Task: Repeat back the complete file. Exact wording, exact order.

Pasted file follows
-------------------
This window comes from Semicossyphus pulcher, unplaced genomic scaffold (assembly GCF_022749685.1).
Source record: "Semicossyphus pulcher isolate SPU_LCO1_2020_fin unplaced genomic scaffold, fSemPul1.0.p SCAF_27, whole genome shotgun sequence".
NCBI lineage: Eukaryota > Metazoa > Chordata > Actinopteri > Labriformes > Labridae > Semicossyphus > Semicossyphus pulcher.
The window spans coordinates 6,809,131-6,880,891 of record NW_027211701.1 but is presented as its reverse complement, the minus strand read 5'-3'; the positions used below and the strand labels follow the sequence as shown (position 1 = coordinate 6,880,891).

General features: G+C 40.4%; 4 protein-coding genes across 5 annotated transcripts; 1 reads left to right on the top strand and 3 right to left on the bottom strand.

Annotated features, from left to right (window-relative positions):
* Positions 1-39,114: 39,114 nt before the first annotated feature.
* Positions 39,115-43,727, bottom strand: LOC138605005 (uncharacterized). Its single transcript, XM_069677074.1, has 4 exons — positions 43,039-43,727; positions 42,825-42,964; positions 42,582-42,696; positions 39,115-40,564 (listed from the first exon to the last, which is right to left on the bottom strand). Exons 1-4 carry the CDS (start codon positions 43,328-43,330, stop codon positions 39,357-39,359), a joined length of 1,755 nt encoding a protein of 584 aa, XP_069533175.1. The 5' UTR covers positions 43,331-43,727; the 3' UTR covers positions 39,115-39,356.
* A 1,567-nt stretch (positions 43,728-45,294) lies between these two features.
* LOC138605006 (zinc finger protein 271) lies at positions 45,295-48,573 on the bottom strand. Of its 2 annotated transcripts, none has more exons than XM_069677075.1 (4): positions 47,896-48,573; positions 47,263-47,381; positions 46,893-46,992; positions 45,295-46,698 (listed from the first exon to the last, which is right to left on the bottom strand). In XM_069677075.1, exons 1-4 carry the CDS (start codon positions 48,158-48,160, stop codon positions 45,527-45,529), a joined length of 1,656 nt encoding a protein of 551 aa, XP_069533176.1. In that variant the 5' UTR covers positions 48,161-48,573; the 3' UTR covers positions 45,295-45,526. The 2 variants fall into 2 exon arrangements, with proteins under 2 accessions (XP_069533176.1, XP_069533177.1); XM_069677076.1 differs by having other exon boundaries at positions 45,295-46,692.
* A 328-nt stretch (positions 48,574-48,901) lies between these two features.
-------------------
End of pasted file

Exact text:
This window comes from Semicossyphus pulcher, unplaced genomic scaffold (assembly GCF_022749685.1).
Source record: "Semicossyphus pulcher isolate SPU_LCO1_2020_fin unplaced genomic scaffold, fSemPul1.0.p SCAF_27, whole genome shotgun sequence".
NCBI lineage: Eukaryota > Metazoa > Chordata > Actinopteri > Labriformes > Labridae > Semicossyphus > Semicossyphus pulcher.
The window spans coordinates 6,809,131-6,880,891 of record NW_027211701.1 but is presented as its reverse complement, the minus strand read 5'-3'; the positions used below and the strand labels follow the sequence as shown (position 1 = coordinate 6,880,891).

General features: G+C 40.4%; 4 protein-coding genes across 5 annotated transcripts; 1 reads left to right on the top strand and 3 right to left on the bottom strand.

Annotated features, from left to right (window-relative positions):
* Positions 1-39,114: 39,114 nt before the first annotated feature.
* Positions 39,115-43,727, bottom strand: LOC138605005 (uncharacterized). Its single transcript, XM_069677074.1, has 4 exons — positions 43,039-43,727; positions 42,825-42,964; positions 42,582-42,696; positions 39,115-40,564 (listed from the first exon to the last, which is right to left on the bottom strand). Exons 1-4 carry the CDS (start codon positions 43,328-43,330, stop codon positions 39,357-39,359), a joined length of 1,755 nt encoding a protein of 584 aa, XP_069533175.1. The 5' UTR covers positions 43,331-43,727; the 3' UTR covers positions 39,115-39,356.
* A 1,567-nt stretch (positions 43,728-45,294) lies between these two features.
* LOC138605006 (zinc finger protein 271) lies at positions 45,295-48,573 on the bottom strand. Of its 2 annotated transcripts, none has more exons than XM_069677075.1 (4): positions 47,896-48,573; positions 47,263-47,381; positions 46,893-46,992; positions 45,295-46,698 (listed from the first exon to the last, which is right to left on the bottom strand). In XM_069677075.1, exons 1-4 carry the CDS (start codon positions 48,158-48,160, stop codon positions 45,527-45,529), a joined length of 1,656 nt encoding a protein of 551 aa, XP_069533176.1. In that variant the 5' UTR covers positions 48,161-48,573; the 3' UTR covers positions 45,295-45,526. The 2 variants fall into 2 exon arrangements, with proteins under 2 accessions (XP_069533176.1, XP_069533177.1); XM_069677076.1 differs by having other exon boundaries at positions 45,295-46,692.
* A 328-nt stretch (positions 48,574-48,901) lies between these two features.